A leading proponent of intelligent design, who was targeted by atheist professors in 2005, has been denied tenure at Iowa State University.
Assistant professor of astronomy and physics Guillermo Gonzalez, co-author of “The Privileged Planet: How Our Place in the Cosmos Is Designed for Discovery,” was one of three members of the ISU faculty denied promotion or tenure of the 66 considered during the past academic year, reported the Ames, Iowa, Tribune.
“I was surprised to hear that my tenure was denied at any level, but I was disappointed that the president at the end denied me,” Gonzalez said yesterday.
In 2005, three ISU faculty members drafted a statement and petition against intelligent design in the science curriculum that collected 120 signatures.
Claims for intelligent design, said the ISU faculty statement “are premised on (1) the arbitrary selection of features claimed to be engineered by a designer; (2) unverifiable conclusions about the wishes and desires of that designer; and (3) an abandonment by science of methodological naturalism.
“Whether one believes in a creator or not, views regarding a supernatural creator are, by their very nature, claims of religious faith, and so not within the scope or abilities of science. We, therefore, urge all faculty members to uphold the integrity of our university of ‘science and technology,’ convey to students and the general public the importance of methodological naturalism in science, and reject efforts to portray intelligent design as science.”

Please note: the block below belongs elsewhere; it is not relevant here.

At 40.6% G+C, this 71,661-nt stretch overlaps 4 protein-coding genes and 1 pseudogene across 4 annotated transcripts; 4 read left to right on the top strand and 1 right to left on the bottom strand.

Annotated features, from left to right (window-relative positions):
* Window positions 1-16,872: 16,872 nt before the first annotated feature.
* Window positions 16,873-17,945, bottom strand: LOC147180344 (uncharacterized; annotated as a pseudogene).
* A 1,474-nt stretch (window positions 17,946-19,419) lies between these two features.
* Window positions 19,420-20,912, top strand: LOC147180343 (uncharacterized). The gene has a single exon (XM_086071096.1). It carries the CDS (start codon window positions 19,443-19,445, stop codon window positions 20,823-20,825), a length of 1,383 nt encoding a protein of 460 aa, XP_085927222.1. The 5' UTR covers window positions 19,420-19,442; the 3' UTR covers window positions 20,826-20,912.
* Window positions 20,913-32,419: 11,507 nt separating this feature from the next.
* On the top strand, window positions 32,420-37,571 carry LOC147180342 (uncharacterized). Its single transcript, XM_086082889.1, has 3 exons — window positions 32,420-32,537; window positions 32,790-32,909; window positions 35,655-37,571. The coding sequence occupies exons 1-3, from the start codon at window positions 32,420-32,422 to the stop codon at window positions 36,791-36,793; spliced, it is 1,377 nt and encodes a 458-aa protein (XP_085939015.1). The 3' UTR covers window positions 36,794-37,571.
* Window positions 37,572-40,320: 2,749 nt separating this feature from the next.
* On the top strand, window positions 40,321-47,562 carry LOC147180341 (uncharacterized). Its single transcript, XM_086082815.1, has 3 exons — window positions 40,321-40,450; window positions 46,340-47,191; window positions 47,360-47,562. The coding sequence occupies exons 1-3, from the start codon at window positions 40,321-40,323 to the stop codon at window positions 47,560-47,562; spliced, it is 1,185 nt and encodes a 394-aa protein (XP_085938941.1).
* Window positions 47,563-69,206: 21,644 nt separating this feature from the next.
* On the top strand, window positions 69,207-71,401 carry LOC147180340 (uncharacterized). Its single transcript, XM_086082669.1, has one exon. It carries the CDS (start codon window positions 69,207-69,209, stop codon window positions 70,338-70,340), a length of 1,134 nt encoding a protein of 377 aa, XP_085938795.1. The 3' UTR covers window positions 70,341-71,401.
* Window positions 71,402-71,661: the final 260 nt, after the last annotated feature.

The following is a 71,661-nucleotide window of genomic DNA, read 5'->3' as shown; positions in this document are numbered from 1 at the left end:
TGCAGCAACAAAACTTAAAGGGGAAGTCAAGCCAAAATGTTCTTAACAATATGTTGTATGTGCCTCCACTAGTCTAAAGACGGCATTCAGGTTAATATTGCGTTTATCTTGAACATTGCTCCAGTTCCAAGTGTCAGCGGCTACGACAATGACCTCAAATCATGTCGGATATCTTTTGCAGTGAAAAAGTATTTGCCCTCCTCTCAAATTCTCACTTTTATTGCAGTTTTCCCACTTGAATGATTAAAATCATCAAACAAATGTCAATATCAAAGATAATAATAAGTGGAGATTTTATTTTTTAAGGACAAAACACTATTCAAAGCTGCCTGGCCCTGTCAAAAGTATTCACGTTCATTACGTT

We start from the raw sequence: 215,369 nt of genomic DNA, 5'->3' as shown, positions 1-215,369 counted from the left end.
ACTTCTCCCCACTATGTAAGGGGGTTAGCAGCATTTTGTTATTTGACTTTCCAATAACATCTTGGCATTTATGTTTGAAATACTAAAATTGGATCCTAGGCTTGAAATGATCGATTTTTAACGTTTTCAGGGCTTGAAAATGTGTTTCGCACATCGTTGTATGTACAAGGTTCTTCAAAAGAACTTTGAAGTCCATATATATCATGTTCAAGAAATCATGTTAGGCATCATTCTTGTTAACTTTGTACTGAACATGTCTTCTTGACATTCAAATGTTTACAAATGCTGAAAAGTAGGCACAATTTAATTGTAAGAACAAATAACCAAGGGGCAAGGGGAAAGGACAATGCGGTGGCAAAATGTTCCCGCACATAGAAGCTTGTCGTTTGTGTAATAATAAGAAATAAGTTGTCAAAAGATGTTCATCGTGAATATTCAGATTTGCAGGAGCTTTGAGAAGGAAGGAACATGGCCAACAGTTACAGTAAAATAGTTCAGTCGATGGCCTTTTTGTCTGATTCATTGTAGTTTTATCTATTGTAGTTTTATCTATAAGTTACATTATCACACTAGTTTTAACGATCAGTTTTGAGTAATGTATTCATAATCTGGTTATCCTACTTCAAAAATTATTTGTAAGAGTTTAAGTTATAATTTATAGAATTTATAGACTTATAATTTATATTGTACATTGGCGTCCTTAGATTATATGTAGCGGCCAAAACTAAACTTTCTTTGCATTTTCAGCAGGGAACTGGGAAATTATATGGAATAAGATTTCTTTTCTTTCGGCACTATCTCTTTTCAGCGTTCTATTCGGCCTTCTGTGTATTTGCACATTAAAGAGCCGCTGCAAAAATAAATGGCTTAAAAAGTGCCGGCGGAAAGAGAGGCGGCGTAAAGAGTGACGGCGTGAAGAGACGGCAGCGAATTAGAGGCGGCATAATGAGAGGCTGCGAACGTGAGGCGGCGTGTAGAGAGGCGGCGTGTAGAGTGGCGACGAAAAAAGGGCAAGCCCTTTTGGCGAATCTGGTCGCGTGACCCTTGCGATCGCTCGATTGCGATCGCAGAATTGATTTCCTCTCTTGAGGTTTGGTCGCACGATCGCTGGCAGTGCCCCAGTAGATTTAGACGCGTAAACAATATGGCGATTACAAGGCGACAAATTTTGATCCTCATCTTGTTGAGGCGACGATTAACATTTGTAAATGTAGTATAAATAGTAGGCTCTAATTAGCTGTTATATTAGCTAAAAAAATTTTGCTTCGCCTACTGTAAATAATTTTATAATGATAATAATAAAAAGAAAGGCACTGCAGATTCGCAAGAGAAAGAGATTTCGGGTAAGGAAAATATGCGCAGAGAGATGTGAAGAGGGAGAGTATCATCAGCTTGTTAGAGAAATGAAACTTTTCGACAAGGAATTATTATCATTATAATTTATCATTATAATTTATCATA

One of the ISU authors, Hector Avalos, an outspoken atheist, told the Ames Tribune the petition was motivated by the growing attention given to Gonzalez’s work and concerns the university would be seen as an “intelligent design school.”
“We certainly don’t want to give the impression to the public that intelligent design is what we do,” said Avalos, who is an associate professor of religious studies.
Another ISU author and professor, John Patterson, linked the Discovery Institute, a leading intelligent design think tank where Gonzalez is a senior fellow, to the Taliban.
Avalos insisted that the petition was meant only to address intelligent design and not directed at Gonzalez personally.
“The most important action we want is not to suppress Dr. Gonzalez but to express our own view,” Avalos told the Journal of Higher Education.
For his part, Gonzalez defended himself against the attack by noting that he had put forth a design argument that was scientifically rigorous, testable and falsifiable, but whatever its merits, he had not taught the argument in the classroom.
While Gonzalez has refused to comment on why he believes he has now been denied tenure, John G. West, associate director of the Center for Science and Culture at the Discovery Institute is not so hesitant.
Pointing to the 2005 faculty statement and petition, West called the denial a case of “ideological discrimination” by ISU against Gonzalez.
“What happens to the lone faculty member who doesn’t agree and happens to be untenured,” he asked. “That is practically, with a wink and a nod, a call to deny him tenure.”
Gonzalez has filed an appeal with ISU President Greg Geoffroy who must respond within 20 days.
In 2005, WND reported the Smithsonian Museum in Washington, D.C. reneged on an agreement to co-sponsor the premier of Privileged Planet after coming under pressure from The Washington Post and James Randi – “the Amazing Randi” – magician and long-time debunker of psychic and paranormal claims.
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